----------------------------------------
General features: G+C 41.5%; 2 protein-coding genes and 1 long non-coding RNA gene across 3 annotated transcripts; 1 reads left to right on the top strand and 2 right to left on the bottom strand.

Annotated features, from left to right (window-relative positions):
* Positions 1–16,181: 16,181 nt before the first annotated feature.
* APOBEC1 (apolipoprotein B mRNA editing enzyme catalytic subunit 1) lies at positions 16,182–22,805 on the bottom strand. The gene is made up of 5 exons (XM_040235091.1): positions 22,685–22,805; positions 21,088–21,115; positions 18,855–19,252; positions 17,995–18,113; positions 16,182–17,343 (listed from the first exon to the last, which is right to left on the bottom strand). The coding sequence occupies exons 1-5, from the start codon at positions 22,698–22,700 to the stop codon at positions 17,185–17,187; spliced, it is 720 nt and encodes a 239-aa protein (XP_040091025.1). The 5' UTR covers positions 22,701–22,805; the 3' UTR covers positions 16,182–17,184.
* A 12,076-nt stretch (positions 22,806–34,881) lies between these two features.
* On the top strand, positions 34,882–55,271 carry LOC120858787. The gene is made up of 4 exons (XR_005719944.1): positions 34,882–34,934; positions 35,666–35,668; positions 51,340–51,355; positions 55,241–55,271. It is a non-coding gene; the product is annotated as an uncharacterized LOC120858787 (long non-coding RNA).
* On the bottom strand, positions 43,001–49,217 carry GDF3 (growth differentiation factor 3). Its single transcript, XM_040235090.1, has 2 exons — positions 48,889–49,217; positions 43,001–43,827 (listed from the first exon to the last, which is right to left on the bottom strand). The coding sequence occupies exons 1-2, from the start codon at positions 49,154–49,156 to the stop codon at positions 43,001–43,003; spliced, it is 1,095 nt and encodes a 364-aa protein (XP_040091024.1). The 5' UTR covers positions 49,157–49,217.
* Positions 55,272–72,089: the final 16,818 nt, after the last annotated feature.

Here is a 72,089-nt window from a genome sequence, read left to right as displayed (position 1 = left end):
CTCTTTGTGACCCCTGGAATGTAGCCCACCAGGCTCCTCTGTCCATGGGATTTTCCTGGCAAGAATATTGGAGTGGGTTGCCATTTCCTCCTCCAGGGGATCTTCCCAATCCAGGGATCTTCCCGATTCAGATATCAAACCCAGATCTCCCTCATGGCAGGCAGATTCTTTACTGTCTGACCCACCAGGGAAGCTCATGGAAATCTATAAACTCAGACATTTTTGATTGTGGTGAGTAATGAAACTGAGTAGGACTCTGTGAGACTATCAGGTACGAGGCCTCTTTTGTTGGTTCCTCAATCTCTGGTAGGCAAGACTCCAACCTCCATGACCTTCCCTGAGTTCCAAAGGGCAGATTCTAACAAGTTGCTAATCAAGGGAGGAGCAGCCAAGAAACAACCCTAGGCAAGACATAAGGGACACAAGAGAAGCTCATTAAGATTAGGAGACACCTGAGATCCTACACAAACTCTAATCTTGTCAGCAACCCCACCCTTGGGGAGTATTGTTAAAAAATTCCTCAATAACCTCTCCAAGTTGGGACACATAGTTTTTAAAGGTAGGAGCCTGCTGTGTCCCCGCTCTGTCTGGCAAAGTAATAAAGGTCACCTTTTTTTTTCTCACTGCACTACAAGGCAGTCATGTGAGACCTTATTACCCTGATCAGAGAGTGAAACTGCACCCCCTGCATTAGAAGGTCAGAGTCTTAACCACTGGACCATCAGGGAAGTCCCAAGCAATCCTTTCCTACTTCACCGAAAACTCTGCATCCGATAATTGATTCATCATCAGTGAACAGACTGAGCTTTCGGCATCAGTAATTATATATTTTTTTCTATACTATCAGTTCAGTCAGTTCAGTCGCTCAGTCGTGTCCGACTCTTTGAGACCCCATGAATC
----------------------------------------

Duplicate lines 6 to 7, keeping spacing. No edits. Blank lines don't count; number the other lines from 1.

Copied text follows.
* On the top strand, positions 34,882–55,271 carry LOC120858787. The gene is made up of 4 exons (XR_005719944.1): positions 34,882–34,934; positions 35,666–35,668; positions 51,340–51,355; positions 55,241–55,271. It is a non-coding gene; the product is annotated as an uncharacterized LOC120858787 (long non-coding RNA).
* On the bottom strand, positions 43,001–49,217 carry GDF3 (growth differentiation factor 3). Its single transcript, XM_040235090.1, has 2 exons — positions 48,889–49,217; positions 43,001–43,827 (listed from the first exon to the last, which is right to left on the bottom strand). The coding sequence occupies exons 1-2, from the start codon at positions 49,154–49,156 to the stop codon at positions 43,001–43,003; spliced, it is 1,095 nt and encodes a 364-aa protein (XP_040091024.1). The 5' UTR covers positions 49,157–49,217.